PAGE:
Intrigued by the news (via a Jon Favreau tweet) about Harrison Ford being cast in Favreau’s Cowboys & Aliens, I flipped through 100 pages of the online version of the original graphic novel, looking for an Uncle Festus character whom Ford might play.
Ford would have played Zeke Jackson if the film had been made in the early to late ’80s, but this ain’t the early to late ’80s. (Daniel Craig has the part.) I haven’t read a recent draft of the script, but the only guy in the comic whom Ford could possibly play is a 60ish U.S. Cavalry Colonel who refers to Native Americans as “filthy savages” and is soon after wasted by the aliens. A cameo, in short — two or three minutes and hasta la vista.
Of course, the screenwriters (Alex Kurtzman, Roberto Orci, Damon Lindel) could always expand his part.
Cowboys & Aliens “begins with a nice prologue comparing the European invasion to an alien invasion,” a Bluecorn Comics summary begins. “For Indians, that’s just about what the European invasion was. Between guns, germs, and steel, they had no idea what hit them. They learned fast, but that wasn’t enough to stave off eventual defeat.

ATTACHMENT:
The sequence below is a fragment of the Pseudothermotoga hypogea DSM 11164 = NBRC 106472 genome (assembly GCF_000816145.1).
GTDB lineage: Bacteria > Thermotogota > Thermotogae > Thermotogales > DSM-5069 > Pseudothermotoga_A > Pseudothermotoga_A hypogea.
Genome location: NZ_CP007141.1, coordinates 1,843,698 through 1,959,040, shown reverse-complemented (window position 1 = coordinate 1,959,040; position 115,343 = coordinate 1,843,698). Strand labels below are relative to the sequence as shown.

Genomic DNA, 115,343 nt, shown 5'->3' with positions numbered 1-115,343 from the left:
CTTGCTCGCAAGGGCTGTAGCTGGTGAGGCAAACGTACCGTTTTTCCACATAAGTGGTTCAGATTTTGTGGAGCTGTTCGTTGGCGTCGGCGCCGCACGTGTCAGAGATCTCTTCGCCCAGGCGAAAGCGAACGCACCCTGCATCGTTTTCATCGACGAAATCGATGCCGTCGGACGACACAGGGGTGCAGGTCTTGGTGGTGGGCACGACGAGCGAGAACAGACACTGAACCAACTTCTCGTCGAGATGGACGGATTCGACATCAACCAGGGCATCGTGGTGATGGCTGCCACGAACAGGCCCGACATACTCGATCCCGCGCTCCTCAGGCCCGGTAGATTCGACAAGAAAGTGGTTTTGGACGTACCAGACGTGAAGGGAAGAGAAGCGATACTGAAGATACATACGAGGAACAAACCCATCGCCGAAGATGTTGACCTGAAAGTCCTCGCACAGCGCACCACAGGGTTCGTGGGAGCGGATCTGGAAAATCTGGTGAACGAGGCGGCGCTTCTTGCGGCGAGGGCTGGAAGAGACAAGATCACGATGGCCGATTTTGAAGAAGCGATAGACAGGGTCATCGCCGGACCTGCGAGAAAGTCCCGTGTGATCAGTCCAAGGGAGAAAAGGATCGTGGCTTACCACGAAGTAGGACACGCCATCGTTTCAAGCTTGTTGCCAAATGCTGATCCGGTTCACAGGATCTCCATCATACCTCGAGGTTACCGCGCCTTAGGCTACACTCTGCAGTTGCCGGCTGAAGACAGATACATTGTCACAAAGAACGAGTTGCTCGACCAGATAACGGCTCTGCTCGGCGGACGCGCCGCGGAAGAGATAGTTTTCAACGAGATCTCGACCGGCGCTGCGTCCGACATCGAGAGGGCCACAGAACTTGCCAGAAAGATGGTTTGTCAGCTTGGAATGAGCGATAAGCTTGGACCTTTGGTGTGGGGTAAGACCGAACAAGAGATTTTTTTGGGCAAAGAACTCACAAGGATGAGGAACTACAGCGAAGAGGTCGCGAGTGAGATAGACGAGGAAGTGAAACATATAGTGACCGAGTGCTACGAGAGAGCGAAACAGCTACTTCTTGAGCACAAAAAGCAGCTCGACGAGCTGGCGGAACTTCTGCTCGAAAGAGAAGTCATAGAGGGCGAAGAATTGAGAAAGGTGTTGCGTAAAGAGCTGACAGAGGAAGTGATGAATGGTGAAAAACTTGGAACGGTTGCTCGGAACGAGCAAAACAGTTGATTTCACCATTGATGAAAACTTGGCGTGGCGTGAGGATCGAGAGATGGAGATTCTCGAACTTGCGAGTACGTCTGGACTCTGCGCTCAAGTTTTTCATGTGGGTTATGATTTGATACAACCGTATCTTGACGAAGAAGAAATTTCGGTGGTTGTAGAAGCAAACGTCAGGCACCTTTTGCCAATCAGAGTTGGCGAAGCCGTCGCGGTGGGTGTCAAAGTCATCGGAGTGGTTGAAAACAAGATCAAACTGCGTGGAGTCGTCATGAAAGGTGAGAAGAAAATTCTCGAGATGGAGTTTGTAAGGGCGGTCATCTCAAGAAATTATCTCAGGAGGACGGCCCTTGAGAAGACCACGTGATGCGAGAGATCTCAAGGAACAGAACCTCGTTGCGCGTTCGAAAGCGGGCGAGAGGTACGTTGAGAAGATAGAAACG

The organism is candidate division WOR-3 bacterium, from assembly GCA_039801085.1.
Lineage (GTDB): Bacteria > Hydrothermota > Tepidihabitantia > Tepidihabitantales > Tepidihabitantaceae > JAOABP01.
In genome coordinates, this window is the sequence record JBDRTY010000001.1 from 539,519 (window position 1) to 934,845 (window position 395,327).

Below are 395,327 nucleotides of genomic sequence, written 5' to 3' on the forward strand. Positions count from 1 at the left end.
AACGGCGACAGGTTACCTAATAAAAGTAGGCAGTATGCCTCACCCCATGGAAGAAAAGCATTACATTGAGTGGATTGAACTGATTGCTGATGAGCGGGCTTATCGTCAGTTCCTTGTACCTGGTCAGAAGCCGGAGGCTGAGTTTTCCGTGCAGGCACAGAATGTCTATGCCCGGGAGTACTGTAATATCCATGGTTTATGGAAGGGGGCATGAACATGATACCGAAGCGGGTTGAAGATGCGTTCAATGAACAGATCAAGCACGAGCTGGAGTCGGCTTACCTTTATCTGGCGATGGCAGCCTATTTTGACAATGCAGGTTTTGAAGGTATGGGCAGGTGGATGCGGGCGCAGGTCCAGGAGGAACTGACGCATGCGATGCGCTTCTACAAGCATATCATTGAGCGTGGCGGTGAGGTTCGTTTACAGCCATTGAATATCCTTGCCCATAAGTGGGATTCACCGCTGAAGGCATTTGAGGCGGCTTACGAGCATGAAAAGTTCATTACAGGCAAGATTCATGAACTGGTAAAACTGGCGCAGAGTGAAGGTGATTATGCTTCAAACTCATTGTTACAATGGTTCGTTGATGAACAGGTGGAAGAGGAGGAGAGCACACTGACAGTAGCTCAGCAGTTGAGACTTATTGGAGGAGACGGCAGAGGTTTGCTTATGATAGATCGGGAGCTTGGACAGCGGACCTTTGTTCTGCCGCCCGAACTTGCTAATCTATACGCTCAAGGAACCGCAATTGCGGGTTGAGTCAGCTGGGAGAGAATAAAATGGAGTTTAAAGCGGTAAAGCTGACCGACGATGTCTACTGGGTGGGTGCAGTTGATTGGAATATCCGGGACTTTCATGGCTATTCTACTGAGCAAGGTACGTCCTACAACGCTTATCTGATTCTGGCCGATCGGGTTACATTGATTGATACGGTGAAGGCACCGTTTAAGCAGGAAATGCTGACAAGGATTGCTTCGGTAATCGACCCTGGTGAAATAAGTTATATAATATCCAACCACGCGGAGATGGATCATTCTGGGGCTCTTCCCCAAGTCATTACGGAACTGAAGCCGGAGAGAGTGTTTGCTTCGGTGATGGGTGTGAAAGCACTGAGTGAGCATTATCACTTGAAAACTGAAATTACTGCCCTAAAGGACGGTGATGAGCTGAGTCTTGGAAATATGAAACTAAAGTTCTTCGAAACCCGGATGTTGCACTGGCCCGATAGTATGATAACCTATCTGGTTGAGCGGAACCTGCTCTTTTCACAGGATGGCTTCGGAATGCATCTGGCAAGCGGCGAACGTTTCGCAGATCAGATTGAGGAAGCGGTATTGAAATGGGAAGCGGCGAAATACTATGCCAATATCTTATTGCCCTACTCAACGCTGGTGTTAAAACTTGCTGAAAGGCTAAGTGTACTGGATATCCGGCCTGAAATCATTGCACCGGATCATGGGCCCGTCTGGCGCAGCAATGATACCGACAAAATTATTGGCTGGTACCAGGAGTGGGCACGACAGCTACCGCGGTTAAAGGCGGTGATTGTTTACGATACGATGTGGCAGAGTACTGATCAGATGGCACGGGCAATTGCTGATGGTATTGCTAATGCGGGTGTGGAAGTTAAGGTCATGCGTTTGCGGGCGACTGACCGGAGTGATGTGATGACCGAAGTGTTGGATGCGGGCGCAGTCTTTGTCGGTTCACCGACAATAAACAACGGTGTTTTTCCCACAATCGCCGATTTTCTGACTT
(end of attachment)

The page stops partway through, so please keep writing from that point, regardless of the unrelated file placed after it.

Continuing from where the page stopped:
“But the comic immediately subverts this message with the main story, which opens with…I kid you not…an Indian attack on a wagon train. Most of your basic Native stereotypes quickly appear. The Indians are Apaches…riding horses…with a Plains-style chief…half-naked braves…and a ‘shaman.’
“The Indians have no culture or religion other than dancing around a fire before a big fight. The text refers to them ironically as ‘savages,’ but the story portrays them as actual savages.
“Apaches on horseback attacking a wagon train at the behest of a chief in a warbonnet? Taking place ‘in and around Dodge City, Kansas, just after the Civil War’? Um, I don’t think so.
“So the movie will ‘keep it real,’ and the graphic novel has more ‘layers and history’ than the movie will? Scary. Judging by the graphic novel, the movie will be completely divorced from the Native American reality.
“In other words, a hundred times zero is still zero. You do the math.
“There are only a few saving graces. One, the Indians live in wickiups rather than tipis, which is the only accurate cultural note I saw for a supposed band of Apaches. Two, a few of their names aren’t stereotypical. Three, the Indians learn the alien technology as quickly as the whites do. And they’re just as quick to cease hostilities and join with their fellow humans against the bad guys.
“Both the story and art are unsubtle and (to me) not especially interesting. I’d say Cowboys & Aliens is more for younger, action-oriented readers than adults. Save your money and read it online instead.”